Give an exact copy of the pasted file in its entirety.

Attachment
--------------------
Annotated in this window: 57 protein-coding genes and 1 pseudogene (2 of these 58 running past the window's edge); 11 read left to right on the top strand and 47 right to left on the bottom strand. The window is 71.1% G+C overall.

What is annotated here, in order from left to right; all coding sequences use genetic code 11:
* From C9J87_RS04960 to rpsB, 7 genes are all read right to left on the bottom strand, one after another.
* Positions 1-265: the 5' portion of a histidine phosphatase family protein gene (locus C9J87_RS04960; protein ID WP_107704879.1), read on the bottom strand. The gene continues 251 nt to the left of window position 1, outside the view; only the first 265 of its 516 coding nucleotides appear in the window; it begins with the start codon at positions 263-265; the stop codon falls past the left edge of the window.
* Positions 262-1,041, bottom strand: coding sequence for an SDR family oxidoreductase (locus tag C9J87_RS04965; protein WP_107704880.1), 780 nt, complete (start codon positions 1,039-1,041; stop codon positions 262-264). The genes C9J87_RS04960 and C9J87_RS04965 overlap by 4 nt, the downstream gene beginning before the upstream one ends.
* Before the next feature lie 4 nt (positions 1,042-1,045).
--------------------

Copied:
Annotated in this window: 57 protein-coding genes and 1 pseudogene (2 of these 58 running past the window's edge); 11 read left to right on the top strand and 47 right to left on the bottom strand. The window is 71.1% G+C overall.

What is annotated here, in order from left to right; all coding sequences use genetic code 11:
* From C9J87_RS04960 to rpsB, 7 genes are all read right to left on the bottom strand, one after another.
* Positions 1-265: the 5' portion of a histidine phosphatase family protein gene (locus C9J87_RS04960; protein ID WP_107704879.1), read on the bottom strand. The gene continues 251 nt to the left of window position 1, outside the view; only the first 265 of its 516 coding nucleotides appear in the window; it begins with the start codon at positions 263-265; the stop codon falls past the left edge of the window.
* Positions 262-1,041, bottom strand: coding sequence for an SDR family oxidoreductase (locus tag C9J87_RS04965; protein WP_107704880.1), 780 nt, complete (start codon positions 1,039-1,041; stop codon positions 262-264). The genes C9J87_RS04960 and C9J87_RS04965 overlap by 4 nt, the downstream gene beginning before the upstream one ends.
* Before the next feature lie 4 nt (positions 1,042-1,045).